I knew the job was dangerous when I took it ...
- Jul 19, 2004
- Out of Bounds
At face value, MO's hypothetical basis for correlation would pertain between BAME / mentally whatever persons who commit crimes and the relative incidence or frequency of taser usage (unholstering; brandishing; firing; or any all of these).
There is no doubt some proportion of suspects tasered at the outset of their legal processing who end up being convicted of whatever crime for which they were originally intercepted / detained. This is essentially beside the point, because many - including the most controversial - cases involve people who hadn't already committed or been formally indicted for a crime (except perhaps resisting arrest) being tasered.
The Guardian article is similarly off-target by tossing out comparative numbers based on general population demographics. The police aren't engaging the population based on balanced sampling of demographic categories - they're engaging whomever gets reported by others or approached by themselves in the course of their incident responses / investigations.
Both these approaches are off-target with regard to the focal context - those people who are intercepted, engaged, or detained by the police in incidents where a taser is at least presented and at most fired. The officers are dealing with a person 'here and now' because they need to do so, having been dutifully thrust into the given situation. Any decision to employ the taser (right or wrong) is taken in light of immediate circumstances and personal judgment.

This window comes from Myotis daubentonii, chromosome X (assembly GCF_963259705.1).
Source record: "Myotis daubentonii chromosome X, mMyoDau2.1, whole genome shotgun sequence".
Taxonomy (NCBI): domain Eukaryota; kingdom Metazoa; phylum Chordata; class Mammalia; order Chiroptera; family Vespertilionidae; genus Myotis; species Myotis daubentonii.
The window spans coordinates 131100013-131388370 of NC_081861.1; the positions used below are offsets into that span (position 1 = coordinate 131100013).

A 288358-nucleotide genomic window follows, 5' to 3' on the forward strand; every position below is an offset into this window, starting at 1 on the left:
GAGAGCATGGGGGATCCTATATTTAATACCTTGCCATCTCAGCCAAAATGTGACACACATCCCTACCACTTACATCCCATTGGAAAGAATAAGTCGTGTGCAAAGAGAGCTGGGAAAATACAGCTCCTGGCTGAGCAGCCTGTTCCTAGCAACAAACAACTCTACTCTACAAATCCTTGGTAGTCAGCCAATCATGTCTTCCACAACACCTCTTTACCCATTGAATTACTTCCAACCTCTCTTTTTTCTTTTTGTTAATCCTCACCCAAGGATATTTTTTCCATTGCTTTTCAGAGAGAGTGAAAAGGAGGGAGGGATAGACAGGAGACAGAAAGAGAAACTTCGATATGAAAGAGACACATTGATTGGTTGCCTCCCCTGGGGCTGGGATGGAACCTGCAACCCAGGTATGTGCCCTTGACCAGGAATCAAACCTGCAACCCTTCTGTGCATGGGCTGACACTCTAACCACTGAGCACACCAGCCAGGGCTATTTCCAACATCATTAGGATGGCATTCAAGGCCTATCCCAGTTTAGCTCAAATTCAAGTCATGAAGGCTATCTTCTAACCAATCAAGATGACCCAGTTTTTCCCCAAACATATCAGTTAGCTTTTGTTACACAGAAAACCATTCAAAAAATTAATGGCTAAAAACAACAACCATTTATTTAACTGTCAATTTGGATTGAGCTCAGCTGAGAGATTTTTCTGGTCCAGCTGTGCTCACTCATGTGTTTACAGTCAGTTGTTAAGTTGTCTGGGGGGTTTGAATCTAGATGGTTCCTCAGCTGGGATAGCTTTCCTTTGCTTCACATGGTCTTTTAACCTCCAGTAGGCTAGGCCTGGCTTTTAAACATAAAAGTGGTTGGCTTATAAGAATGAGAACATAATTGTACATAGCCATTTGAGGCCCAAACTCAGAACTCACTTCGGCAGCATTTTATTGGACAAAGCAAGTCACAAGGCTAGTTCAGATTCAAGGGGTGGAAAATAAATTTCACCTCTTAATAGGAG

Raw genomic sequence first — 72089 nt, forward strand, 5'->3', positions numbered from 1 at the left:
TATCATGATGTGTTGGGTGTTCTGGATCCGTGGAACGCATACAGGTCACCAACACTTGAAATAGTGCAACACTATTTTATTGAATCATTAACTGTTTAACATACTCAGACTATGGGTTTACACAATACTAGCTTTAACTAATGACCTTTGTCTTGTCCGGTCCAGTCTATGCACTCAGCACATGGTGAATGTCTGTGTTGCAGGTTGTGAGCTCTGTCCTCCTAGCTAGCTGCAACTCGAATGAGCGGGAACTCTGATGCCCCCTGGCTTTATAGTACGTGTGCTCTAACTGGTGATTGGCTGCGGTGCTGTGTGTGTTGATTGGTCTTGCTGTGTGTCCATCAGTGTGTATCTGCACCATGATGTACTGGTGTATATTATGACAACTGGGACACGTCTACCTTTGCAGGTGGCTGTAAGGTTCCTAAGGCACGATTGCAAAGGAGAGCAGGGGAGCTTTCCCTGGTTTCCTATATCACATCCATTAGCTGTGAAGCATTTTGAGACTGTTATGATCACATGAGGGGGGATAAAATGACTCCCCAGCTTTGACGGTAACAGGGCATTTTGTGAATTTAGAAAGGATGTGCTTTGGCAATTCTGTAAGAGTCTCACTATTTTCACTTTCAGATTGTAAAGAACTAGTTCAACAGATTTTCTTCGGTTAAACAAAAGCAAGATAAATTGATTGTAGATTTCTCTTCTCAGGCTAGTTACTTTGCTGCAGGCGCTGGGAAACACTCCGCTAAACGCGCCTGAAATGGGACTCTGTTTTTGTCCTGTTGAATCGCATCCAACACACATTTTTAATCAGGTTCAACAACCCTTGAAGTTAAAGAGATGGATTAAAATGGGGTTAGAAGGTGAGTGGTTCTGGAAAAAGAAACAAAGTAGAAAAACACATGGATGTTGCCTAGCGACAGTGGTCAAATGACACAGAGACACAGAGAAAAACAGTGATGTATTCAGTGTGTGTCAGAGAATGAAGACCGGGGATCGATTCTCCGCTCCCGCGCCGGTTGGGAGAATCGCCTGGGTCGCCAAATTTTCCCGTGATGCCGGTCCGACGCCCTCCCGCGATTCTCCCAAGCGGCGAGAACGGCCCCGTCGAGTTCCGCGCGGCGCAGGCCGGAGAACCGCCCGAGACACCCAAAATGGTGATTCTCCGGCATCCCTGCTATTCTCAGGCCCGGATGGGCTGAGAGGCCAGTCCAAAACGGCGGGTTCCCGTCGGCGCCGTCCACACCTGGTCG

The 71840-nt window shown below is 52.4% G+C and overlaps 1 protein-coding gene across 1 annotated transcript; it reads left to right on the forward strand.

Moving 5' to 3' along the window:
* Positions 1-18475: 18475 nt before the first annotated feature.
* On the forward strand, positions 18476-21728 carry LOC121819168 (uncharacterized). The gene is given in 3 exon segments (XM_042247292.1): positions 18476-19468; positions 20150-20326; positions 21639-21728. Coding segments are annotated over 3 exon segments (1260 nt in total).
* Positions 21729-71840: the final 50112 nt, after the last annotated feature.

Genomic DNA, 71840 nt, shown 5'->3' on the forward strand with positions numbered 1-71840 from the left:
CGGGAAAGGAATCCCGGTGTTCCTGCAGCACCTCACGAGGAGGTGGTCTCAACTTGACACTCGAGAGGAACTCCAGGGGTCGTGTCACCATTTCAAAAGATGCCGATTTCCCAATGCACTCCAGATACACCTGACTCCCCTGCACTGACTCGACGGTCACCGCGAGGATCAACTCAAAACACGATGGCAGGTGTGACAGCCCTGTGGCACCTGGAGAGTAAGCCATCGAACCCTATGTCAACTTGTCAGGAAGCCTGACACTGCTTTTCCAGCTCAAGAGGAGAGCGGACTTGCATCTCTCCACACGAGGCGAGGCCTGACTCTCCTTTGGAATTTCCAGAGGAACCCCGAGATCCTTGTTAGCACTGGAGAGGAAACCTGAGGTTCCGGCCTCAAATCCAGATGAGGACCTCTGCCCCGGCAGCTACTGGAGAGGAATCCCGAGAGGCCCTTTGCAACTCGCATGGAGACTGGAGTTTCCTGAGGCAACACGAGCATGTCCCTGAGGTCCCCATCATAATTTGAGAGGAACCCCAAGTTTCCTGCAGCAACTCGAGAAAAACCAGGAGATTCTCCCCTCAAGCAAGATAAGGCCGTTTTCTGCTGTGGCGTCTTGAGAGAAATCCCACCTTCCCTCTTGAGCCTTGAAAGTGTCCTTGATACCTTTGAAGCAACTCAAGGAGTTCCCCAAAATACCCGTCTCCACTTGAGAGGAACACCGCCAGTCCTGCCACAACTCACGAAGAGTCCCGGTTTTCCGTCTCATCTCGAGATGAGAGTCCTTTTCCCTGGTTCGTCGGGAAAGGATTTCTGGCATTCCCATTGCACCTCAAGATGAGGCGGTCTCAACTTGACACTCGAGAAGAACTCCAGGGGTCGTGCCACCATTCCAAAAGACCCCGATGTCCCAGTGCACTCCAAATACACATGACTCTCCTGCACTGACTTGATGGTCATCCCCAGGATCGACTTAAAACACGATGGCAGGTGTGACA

Nothing reasonable can be said until and unless someone manages to provide data specifically relating to the situational contexts in which tasers are employed. Attempting to correlate situation-specific taser incidents with general crime or general population demographics / statistics represents nothing more than vacuous hand-waving from the peanut gallery.